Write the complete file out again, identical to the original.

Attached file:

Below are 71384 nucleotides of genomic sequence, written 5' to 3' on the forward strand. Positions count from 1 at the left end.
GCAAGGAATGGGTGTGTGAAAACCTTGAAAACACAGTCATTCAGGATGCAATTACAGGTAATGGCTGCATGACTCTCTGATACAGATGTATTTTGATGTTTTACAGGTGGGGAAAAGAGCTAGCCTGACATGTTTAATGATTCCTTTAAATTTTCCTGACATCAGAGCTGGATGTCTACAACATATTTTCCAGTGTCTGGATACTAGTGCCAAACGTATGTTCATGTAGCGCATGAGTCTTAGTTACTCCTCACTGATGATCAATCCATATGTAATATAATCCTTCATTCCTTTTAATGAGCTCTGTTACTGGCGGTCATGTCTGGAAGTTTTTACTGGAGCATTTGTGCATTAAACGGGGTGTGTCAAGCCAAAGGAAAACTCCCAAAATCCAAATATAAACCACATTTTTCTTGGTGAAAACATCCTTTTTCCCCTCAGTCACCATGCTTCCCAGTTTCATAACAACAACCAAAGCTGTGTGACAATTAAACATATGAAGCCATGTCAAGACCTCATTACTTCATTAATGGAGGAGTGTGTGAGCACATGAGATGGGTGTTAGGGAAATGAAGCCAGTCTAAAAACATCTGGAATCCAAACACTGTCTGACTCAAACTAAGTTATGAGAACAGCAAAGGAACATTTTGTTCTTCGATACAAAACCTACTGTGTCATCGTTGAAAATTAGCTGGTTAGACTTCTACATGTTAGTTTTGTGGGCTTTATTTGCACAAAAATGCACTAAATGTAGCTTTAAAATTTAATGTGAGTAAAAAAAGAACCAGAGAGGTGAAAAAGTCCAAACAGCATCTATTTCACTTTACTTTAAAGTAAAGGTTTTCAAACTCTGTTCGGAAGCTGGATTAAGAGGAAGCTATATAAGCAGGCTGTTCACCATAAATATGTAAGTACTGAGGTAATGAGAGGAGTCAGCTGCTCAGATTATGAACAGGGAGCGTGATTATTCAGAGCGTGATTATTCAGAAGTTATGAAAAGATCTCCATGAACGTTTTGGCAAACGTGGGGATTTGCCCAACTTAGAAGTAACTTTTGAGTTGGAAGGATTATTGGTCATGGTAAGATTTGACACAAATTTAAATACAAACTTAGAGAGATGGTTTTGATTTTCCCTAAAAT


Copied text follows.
Below are 71384 nucleotides of genomic sequence, written 5' to 3' on the forward strand. Positions count from 1 at the left end.
GCAAGGAATGGGTGTGTGAAAACCTTGAAAACACAGTCATTCAGGATGCAATTACAGGTAATGGCTGCATGACTCTCTGATACAGATGTATTTTGATGTTTTACAGGTGGGGAAAAGAGCTAGCCTGACATGTTTAATGATTCCTTTAAATTTTCCTGACATCAGAGCTGGATGTCTACAACATATTTTCCAGTGTCTGGATACTAGTGCCAAACGTATGTTCATGTAGCGCATGAGTCTTAGTTACTCCTCACTGATGATCAATCCATATGTAATATAATCCTTCATTCCTTTTAATGAGCTCTGTTACTGGCGGTCATGTCTGGAAGTTTTTACTGGAGCATTTGTGCATTAAACGGGGTGTGTCAAGCCAAAGGAAAACTCCCAAAATCCAAATATAAACCACATTTTTCTTGGTGAAAACATCCTTTTTCCCCTCAGTCACCATGCTTCCCAGTTTCATAACAACAACCAAAGCTGTGTGACAATTAAACATATGAAGCCATGTCAAGACCTCATTACTTCATTAATGGAGGAGTGTGTGAGCACATGAGATGGGTGTTAGGGAAATGAAGCCAGTCTAAAAACATCTGGAATCCAAACACTGTCTGACTCAAACTAAGTTATGAGAACAGCAAAGGAACATTTTGTTCTTCGATACAAAACCTACTGTGTCATCGTTGAAAATTAGCTGGTTAGACTTCTACATGTTAGTTTTGTGGGCTTTATTTGCACAAAAATGCACTAAATGTAGCTTTAAAATTTAATGTGAGTAAAAAAAGAACCAGAGAGGTGAAAAAGTCCAAACAGCATCTATTTCACTTTACTTTAAAGTAAAGGTTTTCAAACTCTGTTCGGAAGCTGGATTAAGAGGAAGCTATATAAGCAGGCTGTTCACCATAAATATGTAAGTACTGAGGTAATGAGAGGAGTCAGCTGCTCAGATTATGAACAGGGAGCGTGATTATTCAGAGCGTGATTATTCAGAAGTTATGAAAAGATCTCCATGAACGTTTTGGCAAACGTGGGGATTTGCCCAACTTAGAAGTAACTTTTGAGTTGGAAGGATTATTGGTCATGGTAAGATTTGACACAAATTTAAATACAAACTTAGAGAGATGGTTTTGATTTTCCCTAAAAT